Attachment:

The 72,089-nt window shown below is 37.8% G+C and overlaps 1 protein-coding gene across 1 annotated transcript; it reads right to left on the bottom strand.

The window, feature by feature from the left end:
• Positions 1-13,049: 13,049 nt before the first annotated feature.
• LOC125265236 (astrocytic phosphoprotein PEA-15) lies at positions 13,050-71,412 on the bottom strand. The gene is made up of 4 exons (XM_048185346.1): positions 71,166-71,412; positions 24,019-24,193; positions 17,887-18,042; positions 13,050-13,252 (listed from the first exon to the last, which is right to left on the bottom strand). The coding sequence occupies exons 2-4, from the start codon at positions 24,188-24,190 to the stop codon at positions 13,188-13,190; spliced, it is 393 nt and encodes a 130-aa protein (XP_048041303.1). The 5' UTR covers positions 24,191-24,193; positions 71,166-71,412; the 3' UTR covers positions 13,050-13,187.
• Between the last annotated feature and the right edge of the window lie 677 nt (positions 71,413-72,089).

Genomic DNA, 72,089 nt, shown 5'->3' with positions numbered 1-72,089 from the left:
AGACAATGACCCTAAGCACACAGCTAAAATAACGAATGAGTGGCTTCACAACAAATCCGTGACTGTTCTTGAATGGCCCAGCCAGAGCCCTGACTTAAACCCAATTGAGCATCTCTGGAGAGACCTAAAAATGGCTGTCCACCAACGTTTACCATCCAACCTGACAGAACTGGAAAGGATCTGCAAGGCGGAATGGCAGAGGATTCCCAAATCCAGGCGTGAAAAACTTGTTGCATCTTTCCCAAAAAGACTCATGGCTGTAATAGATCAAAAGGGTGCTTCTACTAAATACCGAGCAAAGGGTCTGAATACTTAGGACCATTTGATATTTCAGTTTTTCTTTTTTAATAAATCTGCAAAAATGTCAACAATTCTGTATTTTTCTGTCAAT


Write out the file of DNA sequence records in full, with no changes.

The 72,089-nt window shown below is 37.8% G+C and overlaps 1 protein-coding gene across 1 annotated transcript; it reads right to left on the bottom strand.

The window, feature by feature from the left end:
• Positions 1-13,049: 13,049 nt before the first annotated feature.
• LOC125265236 (astrocytic phosphoprotein PEA-15) lies at positions 13,050-71,412 on the bottom strand. The gene is made up of 4 exons (XM_048185346.1): positions 71,166-71,412; positions 24,019-24,193; positions 17,887-18,042; positions 13,050-13,252 (listed from the first exon to the last, which is right to left on the bottom strand). The coding sequence occupies exons 2-4, from the start codon at positions 24,188-24,190 to the stop codon at positions 13,188-13,190; spliced, it is 393 nt and encodes a 130-aa protein (XP_048041303.1). The 5' UTR covers positions 24,191-24,193; positions 71,166-71,412; the 3' UTR covers positions 13,050-13,187.
• Between the last annotated feature and the right edge of the window lie 677 nt (positions 71,413-72,089).

Genomic DNA, 72,089 nt, shown 5'->3' with positions numbered 1-72,089 from the left:
AGACAATGACCCTAAGCACACAGCTAAAATAACGAATGAGTGGCTTCACAACAAATCCGTGACTGTTCTTGAATGGCCCAGCCAGAGCCCTGACTTAAACCCAATTGAGCATCTCTGGAGAGACCTAAAAATGGCTGTCCACCAACGTTTACCATCCAACCTGACAGAACTGGAAAGGATCTGCAAGGCGGAATGGCAGAGGATTCCCAAATCCAGGCGTGAAAAACTTGTTGCATCTTTCCCAAAAAGACTCATGGCTGTAATAGATCAAAAGGGTGCTTCTACTAAATACCGAGCAAAGGGTCTGAATACTTAGGACCATTTGATATTTCAGTTTTTCTTTTTTAATAAATCTGCAAAAATGTCAACAATTCTGTATTTTTCTGTCAAT